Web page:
My main struggle then was to present a balanced portrait of the man and his family in the midst of the social, political, and economic revolutions that were changing the face of Europe. This task was all the more difficult because I chose to write the book from the point of view of Marx, his family, and his closest associates. I was, after all, writing an intimate portrait and could not do so from any other perspective. This meant that I had to be continually alert to the main characters' interpretation—or misinterpretation—of events. Marx, especially, had a tendency to twist the facts to suit his purposes, and I had to be on guard against that. This point of view was also difficult for me coming, as discussed earlier, out of a journalistic tradition. I had always been obliged to present both sides of a story in the name of balance. In the case of Love and Capital, however, I was looking at the world from the Marxes' point of view and at their lives as they saw each other. This felt uncomfortable to me at first, but I hope I managed to remain balanced despite the limitations I set for myself.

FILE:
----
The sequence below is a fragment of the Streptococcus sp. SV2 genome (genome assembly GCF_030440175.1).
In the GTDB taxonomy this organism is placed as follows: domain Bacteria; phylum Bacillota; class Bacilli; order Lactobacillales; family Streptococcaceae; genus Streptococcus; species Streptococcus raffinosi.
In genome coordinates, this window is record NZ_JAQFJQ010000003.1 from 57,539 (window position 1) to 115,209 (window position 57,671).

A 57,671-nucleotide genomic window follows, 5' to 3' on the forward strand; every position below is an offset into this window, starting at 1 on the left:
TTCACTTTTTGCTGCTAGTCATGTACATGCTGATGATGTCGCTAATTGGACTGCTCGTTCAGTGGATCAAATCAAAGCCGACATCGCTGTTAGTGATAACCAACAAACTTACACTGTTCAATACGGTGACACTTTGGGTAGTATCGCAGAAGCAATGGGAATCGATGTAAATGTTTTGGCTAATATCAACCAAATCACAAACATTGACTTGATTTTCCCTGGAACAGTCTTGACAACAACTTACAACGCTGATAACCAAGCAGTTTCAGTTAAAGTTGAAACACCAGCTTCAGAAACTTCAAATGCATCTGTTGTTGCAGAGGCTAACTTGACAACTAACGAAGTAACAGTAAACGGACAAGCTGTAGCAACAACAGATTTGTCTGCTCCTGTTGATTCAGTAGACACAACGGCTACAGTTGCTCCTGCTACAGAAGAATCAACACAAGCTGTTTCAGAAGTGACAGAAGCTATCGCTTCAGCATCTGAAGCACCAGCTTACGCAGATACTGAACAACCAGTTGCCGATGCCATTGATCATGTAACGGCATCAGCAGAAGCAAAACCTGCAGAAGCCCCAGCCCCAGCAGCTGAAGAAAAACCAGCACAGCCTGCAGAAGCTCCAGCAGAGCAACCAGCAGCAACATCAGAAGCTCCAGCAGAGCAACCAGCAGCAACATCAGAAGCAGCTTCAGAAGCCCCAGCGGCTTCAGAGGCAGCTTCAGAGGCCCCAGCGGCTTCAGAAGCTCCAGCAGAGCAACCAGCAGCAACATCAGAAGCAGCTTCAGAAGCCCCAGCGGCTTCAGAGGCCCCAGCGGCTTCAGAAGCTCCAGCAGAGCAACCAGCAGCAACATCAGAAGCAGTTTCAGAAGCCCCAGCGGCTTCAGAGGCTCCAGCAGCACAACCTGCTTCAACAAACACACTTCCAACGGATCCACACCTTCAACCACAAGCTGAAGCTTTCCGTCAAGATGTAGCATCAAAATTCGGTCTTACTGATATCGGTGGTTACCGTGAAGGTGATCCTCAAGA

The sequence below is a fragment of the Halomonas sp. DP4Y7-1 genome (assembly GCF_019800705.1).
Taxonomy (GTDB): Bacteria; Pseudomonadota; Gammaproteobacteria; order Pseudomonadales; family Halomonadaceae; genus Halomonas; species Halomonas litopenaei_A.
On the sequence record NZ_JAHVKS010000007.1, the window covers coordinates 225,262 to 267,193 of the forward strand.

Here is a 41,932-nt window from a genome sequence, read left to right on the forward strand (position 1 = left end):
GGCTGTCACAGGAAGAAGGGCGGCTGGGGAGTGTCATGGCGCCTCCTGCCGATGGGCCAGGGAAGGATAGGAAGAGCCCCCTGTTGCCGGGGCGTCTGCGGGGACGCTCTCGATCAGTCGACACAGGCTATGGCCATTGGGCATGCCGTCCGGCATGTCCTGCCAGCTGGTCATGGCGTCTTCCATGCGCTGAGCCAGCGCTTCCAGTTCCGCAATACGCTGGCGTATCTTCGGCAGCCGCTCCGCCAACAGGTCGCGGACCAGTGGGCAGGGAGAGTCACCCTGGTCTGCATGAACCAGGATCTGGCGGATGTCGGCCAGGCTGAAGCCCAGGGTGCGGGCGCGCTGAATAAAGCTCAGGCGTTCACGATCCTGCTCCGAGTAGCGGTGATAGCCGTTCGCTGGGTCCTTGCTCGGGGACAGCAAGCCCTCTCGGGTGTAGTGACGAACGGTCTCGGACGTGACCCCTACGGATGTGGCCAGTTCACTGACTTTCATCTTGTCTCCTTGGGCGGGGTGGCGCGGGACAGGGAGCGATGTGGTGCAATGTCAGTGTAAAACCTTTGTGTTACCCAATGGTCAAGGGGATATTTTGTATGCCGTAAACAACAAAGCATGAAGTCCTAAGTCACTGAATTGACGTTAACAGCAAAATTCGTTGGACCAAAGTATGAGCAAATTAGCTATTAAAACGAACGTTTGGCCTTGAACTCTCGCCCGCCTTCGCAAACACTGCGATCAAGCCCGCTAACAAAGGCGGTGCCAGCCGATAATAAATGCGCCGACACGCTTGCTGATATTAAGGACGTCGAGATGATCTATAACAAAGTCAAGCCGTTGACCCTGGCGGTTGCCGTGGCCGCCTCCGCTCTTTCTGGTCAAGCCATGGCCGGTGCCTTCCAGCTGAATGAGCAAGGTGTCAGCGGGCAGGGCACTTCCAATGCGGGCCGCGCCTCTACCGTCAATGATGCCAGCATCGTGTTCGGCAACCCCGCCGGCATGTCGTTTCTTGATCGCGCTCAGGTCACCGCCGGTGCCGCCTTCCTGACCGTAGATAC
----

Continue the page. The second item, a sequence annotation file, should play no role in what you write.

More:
MG: What made you decide to structure the book according to place and time?

Gabriel: There are two reasons. The first is that I am very old fashioned when it comes to telling a life story. I like to do so consecutively, chronologically, the way a life is lived. I know that's not as challenging as shifting the character around in time but, for me, it is exciting because within that clean structure I can have fun with the writing and take liberties with the story. For example, I was able to travel away from the main subject in order to explicate the broader world—to look at a period of time horizontally—which I could not have done clearly if I had manipulated Marx's life for artistic purposes. Soon his life would have been a jumble and I would have tried the reader's patience. So, by beginning a chapter with a “handle” of time and place I tried to provide something to grab onto as the reader and I journeyed through the primary story into more distant—but hopefully illuminating—areas.